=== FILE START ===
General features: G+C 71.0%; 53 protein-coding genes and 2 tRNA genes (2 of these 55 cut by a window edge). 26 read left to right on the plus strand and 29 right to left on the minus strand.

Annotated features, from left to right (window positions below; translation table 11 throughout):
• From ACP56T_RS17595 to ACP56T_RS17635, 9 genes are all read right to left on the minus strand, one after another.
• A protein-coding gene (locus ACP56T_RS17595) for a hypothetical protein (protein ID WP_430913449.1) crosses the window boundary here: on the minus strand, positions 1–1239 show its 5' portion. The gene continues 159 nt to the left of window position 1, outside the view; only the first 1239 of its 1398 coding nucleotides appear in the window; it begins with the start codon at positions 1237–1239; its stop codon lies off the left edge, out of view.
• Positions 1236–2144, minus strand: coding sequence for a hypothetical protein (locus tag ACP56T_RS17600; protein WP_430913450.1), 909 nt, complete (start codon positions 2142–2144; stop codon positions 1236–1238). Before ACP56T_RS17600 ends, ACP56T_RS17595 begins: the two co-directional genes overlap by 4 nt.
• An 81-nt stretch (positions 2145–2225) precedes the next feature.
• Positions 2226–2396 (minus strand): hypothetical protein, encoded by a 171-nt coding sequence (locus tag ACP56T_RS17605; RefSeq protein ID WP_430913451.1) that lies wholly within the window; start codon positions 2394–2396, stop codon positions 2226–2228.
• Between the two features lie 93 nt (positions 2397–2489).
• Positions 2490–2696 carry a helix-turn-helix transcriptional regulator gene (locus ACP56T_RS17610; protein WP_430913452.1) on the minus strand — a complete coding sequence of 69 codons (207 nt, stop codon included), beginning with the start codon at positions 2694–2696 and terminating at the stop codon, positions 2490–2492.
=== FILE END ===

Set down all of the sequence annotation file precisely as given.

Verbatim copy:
General features: G+C 71.0%; 53 protein-coding genes and 2 tRNA genes (2 of these 55 cut by a window edge). 26 read left to right on the plus strand and 29 right to left on the minus strand.

Annotated features, from left to right (window positions below; translation table 11 throughout):
• From ACP56T_RS17595 to ACP56T_RS17635, 9 genes are all read right to left on the minus strand, one after another.
• A protein-coding gene (locus ACP56T_RS17595) for a hypothetical protein (protein ID WP_430913449.1) crosses the window boundary here: on the minus strand, positions 1–1239 show its 5' portion. The gene continues 159 nt to the left of window position 1, outside the view; only the first 1239 of its 1398 coding nucleotides appear in the window; it begins with the start codon at positions 1237–1239; its stop codon lies off the left edge, out of view.
• Positions 1236–2144, minus strand: coding sequence for a hypothetical protein (locus tag ACP56T_RS17600; protein WP_430913450.1), 909 nt, complete (start codon positions 2142–2144; stop codon positions 1236–1238). Before ACP56T_RS17600 ends, ACP56T_RS17595 begins: the two co-directional genes overlap by 4 nt.
• An 81-nt stretch (positions 2145–2225) precedes the next feature.
• Positions 2226–2396 (minus strand): hypothetical protein, encoded by a 171-nt coding sequence (locus tag ACP56T_RS17605; RefSeq protein ID WP_430913451.1) that lies wholly within the window; start codon positions 2394–2396, stop codon positions 2226–2228.
• Between the two features lie 93 nt (positions 2397–2489).
• Positions 2490–2696 carry a helix-turn-helix transcriptional regulator gene (locus ACP56T_RS17610; protein WP_430913452.1) on the minus strand — a complete coding sequence of 69 codons (207 nt, stop codon included), beginning with the start codon at positions 2694–2696 and terminating at the stop codon, positions 2490–2492.